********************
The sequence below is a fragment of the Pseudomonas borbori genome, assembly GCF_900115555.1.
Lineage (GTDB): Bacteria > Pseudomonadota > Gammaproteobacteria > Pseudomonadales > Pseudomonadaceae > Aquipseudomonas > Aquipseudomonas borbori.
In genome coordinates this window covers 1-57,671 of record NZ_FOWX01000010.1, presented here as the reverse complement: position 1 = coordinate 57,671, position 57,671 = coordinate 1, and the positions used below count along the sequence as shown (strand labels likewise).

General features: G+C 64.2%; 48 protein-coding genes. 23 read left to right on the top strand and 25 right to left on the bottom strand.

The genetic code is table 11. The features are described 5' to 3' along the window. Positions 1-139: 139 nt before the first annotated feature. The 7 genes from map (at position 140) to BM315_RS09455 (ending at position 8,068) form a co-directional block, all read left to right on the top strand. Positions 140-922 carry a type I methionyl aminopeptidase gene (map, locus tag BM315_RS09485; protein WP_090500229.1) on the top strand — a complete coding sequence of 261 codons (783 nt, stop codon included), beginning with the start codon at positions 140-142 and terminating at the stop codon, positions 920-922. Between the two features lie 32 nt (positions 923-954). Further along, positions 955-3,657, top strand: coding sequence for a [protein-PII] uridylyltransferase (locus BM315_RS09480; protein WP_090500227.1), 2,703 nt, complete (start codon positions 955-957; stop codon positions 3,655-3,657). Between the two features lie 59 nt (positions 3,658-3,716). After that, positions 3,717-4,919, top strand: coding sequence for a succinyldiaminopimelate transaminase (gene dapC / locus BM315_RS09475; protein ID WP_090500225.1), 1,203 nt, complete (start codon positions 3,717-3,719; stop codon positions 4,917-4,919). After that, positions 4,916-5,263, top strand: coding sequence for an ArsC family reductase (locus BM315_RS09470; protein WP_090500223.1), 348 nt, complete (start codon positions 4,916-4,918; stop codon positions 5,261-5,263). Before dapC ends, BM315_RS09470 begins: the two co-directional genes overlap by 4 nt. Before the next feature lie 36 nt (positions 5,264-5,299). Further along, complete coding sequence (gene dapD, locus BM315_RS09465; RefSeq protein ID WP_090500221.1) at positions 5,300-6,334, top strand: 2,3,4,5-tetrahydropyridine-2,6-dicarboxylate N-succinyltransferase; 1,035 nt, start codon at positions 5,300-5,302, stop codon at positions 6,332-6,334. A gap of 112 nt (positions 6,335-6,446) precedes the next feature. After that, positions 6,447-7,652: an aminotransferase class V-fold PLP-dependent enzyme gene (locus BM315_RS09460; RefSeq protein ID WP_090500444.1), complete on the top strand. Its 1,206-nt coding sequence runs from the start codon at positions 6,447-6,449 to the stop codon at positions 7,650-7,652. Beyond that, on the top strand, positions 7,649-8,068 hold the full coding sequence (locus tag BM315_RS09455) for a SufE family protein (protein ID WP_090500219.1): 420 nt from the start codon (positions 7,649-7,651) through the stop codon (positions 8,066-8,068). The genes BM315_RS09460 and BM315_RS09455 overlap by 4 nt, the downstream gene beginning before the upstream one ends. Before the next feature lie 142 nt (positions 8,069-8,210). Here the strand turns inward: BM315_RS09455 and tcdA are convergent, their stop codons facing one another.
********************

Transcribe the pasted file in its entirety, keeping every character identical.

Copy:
The sequence below is a fragment of the Pseudomonas borbori genome, assembly GCF_900115555.1.
Lineage (GTDB): Bacteria > Pseudomonadota > Gammaproteobacteria > Pseudomonadales > Pseudomonadaceae > Aquipseudomonas > Aquipseudomonas borbori.
In genome coordinates this window covers 1-57,671 of record NZ_FOWX01000010.1, presented here as the reverse complement: position 1 = coordinate 57,671, position 57,671 = coordinate 1, and the positions used below count along the sequence as shown (strand labels likewise).

General features: G+C 64.2%; 48 protein-coding genes. 23 read left to right on the top strand and 25 right to left on the bottom strand.

The genetic code is table 11. The features are described 5' to 3' along the window. Positions 1-139: 139 nt before the first annotated feature. The 7 genes from map (at position 140) to BM315_RS09455 (ending at position 8,068) form a co-directional block, all read left to right on the top strand. Positions 140-922 carry a type I methionyl aminopeptidase gene (map, locus tag BM315_RS09485; protein WP_090500229.1) on the top strand — a complete coding sequence of 261 codons (783 nt, stop codon included), beginning with the start codon at positions 140-142 and terminating at the stop codon, positions 920-922. Between the two features lie 32 nt (positions 923-954). Further along, positions 955-3,657, top strand: coding sequence for a [protein-PII] uridylyltransferase (locus BM315_RS09480; protein WP_090500227.1), 2,703 nt, complete (start codon positions 955-957; stop codon positions 3,655-3,657). Between the two features lie 59 nt (positions 3,658-3,716). After that, positions 3,717-4,919, top strand: coding sequence for a succinyldiaminopimelate transaminase (gene dapC / locus BM315_RS09475; protein ID WP_090500225.1), 1,203 nt, complete (start codon positions 3,717-3,719; stop codon positions 4,917-4,919). After that, positions 4,916-5,263, top strand: coding sequence for an ArsC family reductase (locus BM315_RS09470; protein WP_090500223.1), 348 nt, complete (start codon positions 4,916-4,918; stop codon positions 5,261-5,263). Before dapC ends, BM315_RS09470 begins: the two co-directional genes overlap by 4 nt. Before the next feature lie 36 nt (positions 5,264-5,299). Further along, complete coding sequence (gene dapD, locus BM315_RS09465; RefSeq protein ID WP_090500221.1) at positions 5,300-6,334, top strand: 2,3,4,5-tetrahydropyridine-2,6-dicarboxylate N-succinyltransferase; 1,035 nt, start codon at positions 5,300-5,302, stop codon at positions 6,332-6,334. A gap of 112 nt (positions 6,335-6,446) precedes the next feature. After that, positions 6,447-7,652: an aminotransferase class V-fold PLP-dependent enzyme gene (locus BM315_RS09460; RefSeq protein ID WP_090500444.1), complete on the top strand. Its 1,206-nt coding sequence runs from the start codon at positions 6,447-6,449 to the stop codon at positions 7,650-7,652. Beyond that, on the top strand, positions 7,649-8,068 hold the full coding sequence (locus tag BM315_RS09455) for a SufE family protein (protein ID WP_090500219.1): 420 nt from the start codon (positions 7,649-7,651) through the stop codon (positions 8,066-8,068). The genes BM315_RS09460 and BM315_RS09455 overlap by 4 nt, the downstream gene beginning before the upstream one ends. Before the next feature lie 142 nt (positions 8,069-8,210). Here the strand turns inward: BM315_RS09455 and tcdA are convergent, their stop codons facing one another.